It isn’t often that a head coach will target a top trio as being outplayed for 60 minutes.
But a steaming Alain Vigneault publicly ripped his first line- — Mika Zibanejad, J.T. Miller and Mats Zuccarello after the Rangers’ 7-2 loss to the Islanders on Saturday at Madison Square Garden. It was the Rangers’ most lopsided loss of the season.
“Barzal’s [Mathew Barzal] line just dominated Mika’s line the whole game,” Vigneault said. “I had three of my top players there and they were dominated the whole game.”
Barzal, Jordan Eberle and Anthony Beauvillier together produced four goals and eight assists, mostly on odd-man rushes, as errors and miscommunications mounted in the first game after the bye week for both teams.
“I think we came out with the right mindset, the execution kind of got us,” said Miller. “There’s too many breakdowns, that leads to too many chances, too many breakdowns and too hard for our goalies to come up with too many saves.” Indeed, the baffled and perhaps a little lax Rangers couldn’t find a way to slow down the Islanders at all.
The only other time an opponent had scored more than seven was in the second game of the season, an 8-5 defeat in Toronto and captain Ryan McDonagh questioned the hunger of some of his teammates.
“The main thing is, we want a group in here that’s willing to whatever it takes to win,” McDonagh said. “Right now, we don’t have enough guys going like that. We had guys at times playing the way we want to play, but for us to be successful we need everybody buying in. Right now, we don’t want it. If we do the same thing [Sunday in Pittsburgh], it’s going to be the same result. I hope our guys understand the importance of tomorrow.” The Penguins beat the Red Wings at home, 4-1, on Saturday.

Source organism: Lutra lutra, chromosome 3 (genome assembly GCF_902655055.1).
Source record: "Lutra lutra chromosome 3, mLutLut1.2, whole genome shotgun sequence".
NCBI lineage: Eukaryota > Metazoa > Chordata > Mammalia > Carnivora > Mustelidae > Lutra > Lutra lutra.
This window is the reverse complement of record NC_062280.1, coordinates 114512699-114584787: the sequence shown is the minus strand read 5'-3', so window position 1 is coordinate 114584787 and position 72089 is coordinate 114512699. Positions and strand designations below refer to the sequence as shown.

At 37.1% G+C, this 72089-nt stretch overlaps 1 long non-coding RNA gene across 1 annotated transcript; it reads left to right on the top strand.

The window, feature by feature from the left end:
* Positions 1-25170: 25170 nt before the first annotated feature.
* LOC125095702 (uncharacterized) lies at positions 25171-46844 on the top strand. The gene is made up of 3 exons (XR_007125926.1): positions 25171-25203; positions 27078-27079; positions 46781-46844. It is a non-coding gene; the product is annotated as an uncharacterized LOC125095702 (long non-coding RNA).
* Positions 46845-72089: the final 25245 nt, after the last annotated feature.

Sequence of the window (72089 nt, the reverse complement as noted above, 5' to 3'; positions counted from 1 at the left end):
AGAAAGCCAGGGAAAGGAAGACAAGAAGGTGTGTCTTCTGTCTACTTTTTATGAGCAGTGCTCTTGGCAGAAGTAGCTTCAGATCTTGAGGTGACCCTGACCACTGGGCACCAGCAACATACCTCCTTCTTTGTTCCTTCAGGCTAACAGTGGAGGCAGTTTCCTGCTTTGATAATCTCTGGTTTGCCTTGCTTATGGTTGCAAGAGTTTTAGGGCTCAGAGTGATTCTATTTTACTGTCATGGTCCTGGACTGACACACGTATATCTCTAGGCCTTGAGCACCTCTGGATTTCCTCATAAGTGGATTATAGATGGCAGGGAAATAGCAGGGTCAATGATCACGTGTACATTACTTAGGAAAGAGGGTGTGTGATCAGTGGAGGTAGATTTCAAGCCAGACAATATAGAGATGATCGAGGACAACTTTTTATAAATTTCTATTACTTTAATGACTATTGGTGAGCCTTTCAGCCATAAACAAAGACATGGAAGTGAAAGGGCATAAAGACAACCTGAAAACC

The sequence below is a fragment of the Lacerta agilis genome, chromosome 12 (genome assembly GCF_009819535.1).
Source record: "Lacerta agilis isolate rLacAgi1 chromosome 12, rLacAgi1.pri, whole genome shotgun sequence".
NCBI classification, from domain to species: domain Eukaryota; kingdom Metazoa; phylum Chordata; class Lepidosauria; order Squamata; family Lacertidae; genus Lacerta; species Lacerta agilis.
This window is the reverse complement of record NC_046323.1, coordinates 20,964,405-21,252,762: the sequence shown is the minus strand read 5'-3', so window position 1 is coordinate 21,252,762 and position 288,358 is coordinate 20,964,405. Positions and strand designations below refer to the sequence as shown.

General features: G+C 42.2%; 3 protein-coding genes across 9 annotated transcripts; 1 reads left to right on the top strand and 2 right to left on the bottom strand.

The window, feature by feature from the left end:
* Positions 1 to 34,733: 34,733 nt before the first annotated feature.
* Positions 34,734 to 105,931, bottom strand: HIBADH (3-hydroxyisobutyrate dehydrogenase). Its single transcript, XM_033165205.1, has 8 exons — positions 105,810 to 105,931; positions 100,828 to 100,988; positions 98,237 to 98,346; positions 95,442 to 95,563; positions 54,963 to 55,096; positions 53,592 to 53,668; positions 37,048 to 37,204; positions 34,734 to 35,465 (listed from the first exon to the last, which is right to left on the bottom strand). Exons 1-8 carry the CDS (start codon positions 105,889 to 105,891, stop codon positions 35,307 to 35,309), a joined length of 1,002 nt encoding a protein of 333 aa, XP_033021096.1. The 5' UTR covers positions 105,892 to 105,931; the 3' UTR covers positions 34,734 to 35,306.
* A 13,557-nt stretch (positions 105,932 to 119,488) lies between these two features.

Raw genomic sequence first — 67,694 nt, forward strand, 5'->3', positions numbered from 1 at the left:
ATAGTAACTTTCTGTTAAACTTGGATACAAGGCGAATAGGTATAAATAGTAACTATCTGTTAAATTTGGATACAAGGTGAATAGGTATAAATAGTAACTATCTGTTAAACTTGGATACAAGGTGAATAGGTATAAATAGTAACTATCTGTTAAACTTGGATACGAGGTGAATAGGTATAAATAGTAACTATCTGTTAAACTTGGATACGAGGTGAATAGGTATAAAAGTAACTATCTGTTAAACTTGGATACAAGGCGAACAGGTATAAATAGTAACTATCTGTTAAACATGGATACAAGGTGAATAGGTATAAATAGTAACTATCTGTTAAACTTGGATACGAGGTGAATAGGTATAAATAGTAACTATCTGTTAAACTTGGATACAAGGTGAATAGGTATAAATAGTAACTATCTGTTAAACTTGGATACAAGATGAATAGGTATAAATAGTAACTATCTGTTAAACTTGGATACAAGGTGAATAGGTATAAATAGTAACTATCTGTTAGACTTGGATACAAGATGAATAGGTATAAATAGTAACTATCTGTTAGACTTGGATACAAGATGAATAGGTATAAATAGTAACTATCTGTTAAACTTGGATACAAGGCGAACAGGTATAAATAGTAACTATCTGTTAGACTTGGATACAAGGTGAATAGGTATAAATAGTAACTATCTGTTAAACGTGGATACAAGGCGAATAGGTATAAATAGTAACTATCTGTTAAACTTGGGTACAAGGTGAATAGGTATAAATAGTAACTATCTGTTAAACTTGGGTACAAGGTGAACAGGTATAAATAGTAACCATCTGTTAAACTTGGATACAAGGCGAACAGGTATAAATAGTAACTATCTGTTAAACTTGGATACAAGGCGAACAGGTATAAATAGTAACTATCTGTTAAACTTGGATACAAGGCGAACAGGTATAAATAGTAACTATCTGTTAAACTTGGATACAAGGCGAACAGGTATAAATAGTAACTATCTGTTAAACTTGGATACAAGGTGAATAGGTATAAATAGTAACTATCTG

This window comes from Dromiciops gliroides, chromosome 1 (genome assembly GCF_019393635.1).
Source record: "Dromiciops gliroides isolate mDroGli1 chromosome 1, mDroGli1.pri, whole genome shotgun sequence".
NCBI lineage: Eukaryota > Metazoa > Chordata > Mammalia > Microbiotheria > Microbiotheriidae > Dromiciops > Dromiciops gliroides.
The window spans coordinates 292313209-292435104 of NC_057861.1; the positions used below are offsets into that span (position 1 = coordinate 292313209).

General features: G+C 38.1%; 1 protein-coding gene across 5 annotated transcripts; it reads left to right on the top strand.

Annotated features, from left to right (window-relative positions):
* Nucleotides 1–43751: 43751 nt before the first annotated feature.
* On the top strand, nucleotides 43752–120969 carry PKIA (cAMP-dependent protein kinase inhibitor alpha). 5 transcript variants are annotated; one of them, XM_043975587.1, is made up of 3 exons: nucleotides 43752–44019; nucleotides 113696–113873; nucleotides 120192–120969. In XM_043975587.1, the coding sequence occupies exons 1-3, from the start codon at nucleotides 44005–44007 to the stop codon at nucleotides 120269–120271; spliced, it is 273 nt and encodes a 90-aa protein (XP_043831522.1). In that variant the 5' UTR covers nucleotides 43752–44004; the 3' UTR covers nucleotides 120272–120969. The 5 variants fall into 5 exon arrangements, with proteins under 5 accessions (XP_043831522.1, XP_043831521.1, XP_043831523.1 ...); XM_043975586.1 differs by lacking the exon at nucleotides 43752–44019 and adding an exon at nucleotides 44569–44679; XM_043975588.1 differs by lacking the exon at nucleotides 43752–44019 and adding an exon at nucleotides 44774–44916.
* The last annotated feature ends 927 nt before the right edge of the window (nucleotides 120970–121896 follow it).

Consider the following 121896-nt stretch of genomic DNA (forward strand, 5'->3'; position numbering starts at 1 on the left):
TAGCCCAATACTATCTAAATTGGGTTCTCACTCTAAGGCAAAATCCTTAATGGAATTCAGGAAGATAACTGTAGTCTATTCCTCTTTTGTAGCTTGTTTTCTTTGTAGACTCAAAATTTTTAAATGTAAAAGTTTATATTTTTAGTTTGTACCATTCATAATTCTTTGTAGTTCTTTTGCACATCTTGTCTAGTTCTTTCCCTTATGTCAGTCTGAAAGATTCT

The Rangers were officially credited with 28 hits.
Someone should demand a recount.
“Goals one, three and four, we had numbers and we just don’t check,” said Vigneault. “The first it’s a three-on-three, third and fourth goal are exactly the same thing, the forward and the D pointing to the wrong guy and not checking, stick on puck and playing the man . . . I didn’t expect this at all tonight not with the importance of this game and the rival we’re playing against.”
Brady Skjei took responsibility for Shane Prince’s goal in the first — a breakaway that snapped a 1-1 tie. Skjei’s shot hit Vinni Lettieri in the arm, forcing the rookie winger to drop his stick. “I pinch in, they get a breakaway,” Skjei said. “Way too many odd-man rushes, all game. We need to be louder or point more or clean them up. We need some guys, including myself, we can’t be relying on these older leaders every night — we’ve got to step up. A lot of self-inflicted wounds.”
Trailing 2-1 after the first period, three goals in the first 6:51 of the second created a hole from which the Rangers couldn’t climb out. If it wasn’t a Kids’ Day crowd at the Garden, the mood would have been much more hostile and coarse.
Seconds before he skated toward the net to replace Ondrej Pavelec, who was victimized for five goals on 20 shots and was pulled at 6:51 when Beauvillier’s second goal made it 5-1, Henrik Lundqvist stopped in front of his team’s bench to give his teammates a pep talk.
“I felt we needed to take a deep breath and try to refocus,” said Lundqvist. “We were jumping into plays were not supposed to. We stepped up, they used the boards and they were coming at us.” That didn’t shake the Rangers out of their funk either.